U.S. Army Human Resources Command PAO
The 66th Adjutant General of the U.S. Army was installed in an investiture ceremony at Waybur Theater at Fort Knox.
Inclement weather forced a change in location from the grounds of the U.S. Army Human Resources Command to the recently renovated historic theater. Maj. Gen. Richard Mustion, HRC’s commanding general, presided over the ceremony.
The leadership role of the incoming TAG, Brig. Gen. David “Mac” MacEwen, is an old and venerable one, first established by the Continental Congress June 16, 1775. MacEwen, who comes to HRC from commanding the U.S. Army Soldier Support Institute at Fort Jackson, S.C., now serves as TAG in the dual roles of director of The Adjutant General Directorate under HRC and 17th executive director of the Military Postal Service Agency, which serves all of the armed services.
The Adjutant General Directorate provides human resources support to Soldiers, veterans and their Families, including Traumatic Servicemembers Group Life Insurance and Combat-Related Special Compensation.
MacEwen follows Brig. Gen. Jason Evans, who leaves HRC to become the deputy commanding officer for operations at the U.S. Army Installation Management Command at Joint Base San Antonio in Texas.
“His balanced, calm, positive, innovative, agile and resilient leadership—matched with his strong presence, strength of character, his intellect and vision—have enabled the organizations to provide phenomenal support as well as solving very complex and ambiguous situations,” Mustion said, adding that Evans’s leadership resulted in both organizations moving to a higher level of performance in all areas.
Evans and the TAGD team have done tremendous things—including implementing what is now called the Veterans Opportunity to Work, or VOW, Act, which directed the re-engineering of the armed services’ Transition Programs, Mustion said.
Evans’s vision and foresight led to the establishment of the Army’s Transition Strategic Outreach Office—a central Army entity that enables private industry to connect with Soldiers as they transition from the Army, Mustion said. In a few short months, the Transition Strategic Outreach Office has become nationally recognized and has established positive relationships with more than 900 members of industry.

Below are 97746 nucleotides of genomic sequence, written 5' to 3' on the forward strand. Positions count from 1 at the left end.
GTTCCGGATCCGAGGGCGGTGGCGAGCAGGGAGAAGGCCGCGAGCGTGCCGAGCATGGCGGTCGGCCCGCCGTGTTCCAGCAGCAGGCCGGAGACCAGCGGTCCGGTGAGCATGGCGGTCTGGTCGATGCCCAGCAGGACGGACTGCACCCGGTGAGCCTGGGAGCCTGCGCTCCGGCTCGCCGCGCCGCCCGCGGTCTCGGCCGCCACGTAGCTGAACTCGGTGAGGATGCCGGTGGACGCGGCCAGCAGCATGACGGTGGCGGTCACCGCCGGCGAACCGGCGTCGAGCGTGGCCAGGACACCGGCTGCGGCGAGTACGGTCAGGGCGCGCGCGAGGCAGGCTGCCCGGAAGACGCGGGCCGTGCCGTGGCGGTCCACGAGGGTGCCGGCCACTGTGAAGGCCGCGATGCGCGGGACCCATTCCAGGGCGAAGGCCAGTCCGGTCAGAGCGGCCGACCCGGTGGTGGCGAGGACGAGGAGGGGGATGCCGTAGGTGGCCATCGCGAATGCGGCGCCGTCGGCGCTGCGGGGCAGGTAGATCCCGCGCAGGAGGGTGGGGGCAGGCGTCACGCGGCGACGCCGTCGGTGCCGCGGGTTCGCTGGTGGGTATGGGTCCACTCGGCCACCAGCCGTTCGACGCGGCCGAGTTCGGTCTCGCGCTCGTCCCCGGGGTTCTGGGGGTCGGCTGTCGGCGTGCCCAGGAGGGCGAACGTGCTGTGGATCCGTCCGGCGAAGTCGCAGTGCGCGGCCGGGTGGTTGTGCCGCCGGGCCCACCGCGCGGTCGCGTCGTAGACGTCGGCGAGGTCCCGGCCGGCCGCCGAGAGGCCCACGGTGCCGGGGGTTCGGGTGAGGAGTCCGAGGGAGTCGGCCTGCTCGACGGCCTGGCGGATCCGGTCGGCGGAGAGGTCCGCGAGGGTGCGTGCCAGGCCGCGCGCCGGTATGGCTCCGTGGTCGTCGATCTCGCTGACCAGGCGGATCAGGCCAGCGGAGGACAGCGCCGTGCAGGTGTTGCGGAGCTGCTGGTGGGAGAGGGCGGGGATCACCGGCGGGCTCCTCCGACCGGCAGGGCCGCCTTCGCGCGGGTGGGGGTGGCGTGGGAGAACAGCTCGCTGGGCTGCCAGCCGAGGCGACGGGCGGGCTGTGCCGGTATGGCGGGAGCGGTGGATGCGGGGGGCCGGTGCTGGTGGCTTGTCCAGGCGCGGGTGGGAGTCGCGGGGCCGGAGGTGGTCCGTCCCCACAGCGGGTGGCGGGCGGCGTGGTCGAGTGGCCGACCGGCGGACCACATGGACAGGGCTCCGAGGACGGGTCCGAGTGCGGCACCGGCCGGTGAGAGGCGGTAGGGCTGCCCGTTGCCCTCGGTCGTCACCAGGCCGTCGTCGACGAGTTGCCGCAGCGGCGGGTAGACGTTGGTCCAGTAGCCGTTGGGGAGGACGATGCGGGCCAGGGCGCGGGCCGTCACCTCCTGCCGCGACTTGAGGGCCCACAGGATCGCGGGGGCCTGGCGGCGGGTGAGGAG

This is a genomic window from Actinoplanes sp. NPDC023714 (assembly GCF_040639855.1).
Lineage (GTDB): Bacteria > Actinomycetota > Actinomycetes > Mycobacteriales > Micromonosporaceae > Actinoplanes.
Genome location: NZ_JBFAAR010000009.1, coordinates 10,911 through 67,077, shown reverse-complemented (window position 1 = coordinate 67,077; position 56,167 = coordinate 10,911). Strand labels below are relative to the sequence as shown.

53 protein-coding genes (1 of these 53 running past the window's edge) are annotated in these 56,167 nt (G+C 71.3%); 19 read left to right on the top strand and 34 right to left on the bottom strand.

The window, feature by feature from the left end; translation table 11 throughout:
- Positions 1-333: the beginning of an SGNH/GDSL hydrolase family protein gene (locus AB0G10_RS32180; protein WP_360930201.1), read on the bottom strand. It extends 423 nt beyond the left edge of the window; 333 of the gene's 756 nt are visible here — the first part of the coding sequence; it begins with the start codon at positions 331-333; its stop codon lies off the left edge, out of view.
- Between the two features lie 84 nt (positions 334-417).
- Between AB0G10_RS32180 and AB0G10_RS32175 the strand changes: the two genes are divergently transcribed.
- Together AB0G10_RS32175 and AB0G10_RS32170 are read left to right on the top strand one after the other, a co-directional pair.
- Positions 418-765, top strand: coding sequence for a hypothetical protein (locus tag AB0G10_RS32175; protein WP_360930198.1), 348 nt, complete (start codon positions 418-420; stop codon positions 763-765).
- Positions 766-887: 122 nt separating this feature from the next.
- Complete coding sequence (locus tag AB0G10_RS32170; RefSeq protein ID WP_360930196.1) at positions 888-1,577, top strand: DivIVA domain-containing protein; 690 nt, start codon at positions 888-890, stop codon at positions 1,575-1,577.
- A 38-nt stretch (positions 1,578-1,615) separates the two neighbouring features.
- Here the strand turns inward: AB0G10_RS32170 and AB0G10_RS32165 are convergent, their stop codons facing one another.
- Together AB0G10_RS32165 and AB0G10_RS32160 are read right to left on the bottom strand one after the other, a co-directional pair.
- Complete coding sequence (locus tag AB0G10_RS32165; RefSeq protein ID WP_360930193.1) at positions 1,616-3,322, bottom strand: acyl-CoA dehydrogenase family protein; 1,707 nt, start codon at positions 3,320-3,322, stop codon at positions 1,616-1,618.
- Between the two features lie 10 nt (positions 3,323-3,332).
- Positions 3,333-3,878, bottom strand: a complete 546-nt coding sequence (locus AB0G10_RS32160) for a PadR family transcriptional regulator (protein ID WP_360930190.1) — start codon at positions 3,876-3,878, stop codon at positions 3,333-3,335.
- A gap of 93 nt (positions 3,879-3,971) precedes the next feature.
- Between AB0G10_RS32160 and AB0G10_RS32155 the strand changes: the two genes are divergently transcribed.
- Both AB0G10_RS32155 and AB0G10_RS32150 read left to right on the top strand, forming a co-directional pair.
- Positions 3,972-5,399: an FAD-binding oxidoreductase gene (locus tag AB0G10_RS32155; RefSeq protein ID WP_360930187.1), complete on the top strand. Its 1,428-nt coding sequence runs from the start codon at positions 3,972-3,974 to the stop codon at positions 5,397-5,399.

“Our Soldiers are better prepared to leave the Army—and leave as ambassadors for the Army—than they were just a year ago,” the HRC commanding general said.
Evans was critical in the Army’s redesign of the Officer and Enlisted Evaluation Reports, Mustion said. Evans has coalesced ideas into “a revised evaluation system … that’s gained the consensus and the support of over 100,000 officers and 250,000 noncommissioned officers—and has done so with great precision, great passion and great professionalism. We’re on a path to implement those beginning in December. That would not have happened if it weren’t for Jason Evans’s leadership.”
When Evans took his turn at the podium, he praised his TAGD staff of “1,200 dedicated professionals … at the forefront of supporting how the Army manages its most important resource—its people. As the Army transitions, our focus is meeting the CSA’s (chief of staff of the Army’s) intent of sustaining a high-quality, all-volunteer Army that remains most decisive in the world by providing solutions to personnel challenges that span the military life cycle.”
Evans said that, during his leadership, TAGD processed over 4 million documents in fiscal year 2012 to ensure the accurate and timely update of hundreds of thousands of Soldiers’ official records and oversaw thousands of fallen and wounded in action notifications to family members, and processing their personal effects with precision, dignity and reverence. TAGD also worked numerous past-conflict personnel recovery and identification-of-remains missions.
MacEwen gave the audience his perspective on the future.
“We’re facing some difficult times with budgetary uncertainty,” said MacEwen, who was once the HRC chief of staff. “I am convinced that we’ll be able to build upon the work done in the past, and we’ll do our part to be innovative, adaptable, accountable and value-added to our Army and the nation.”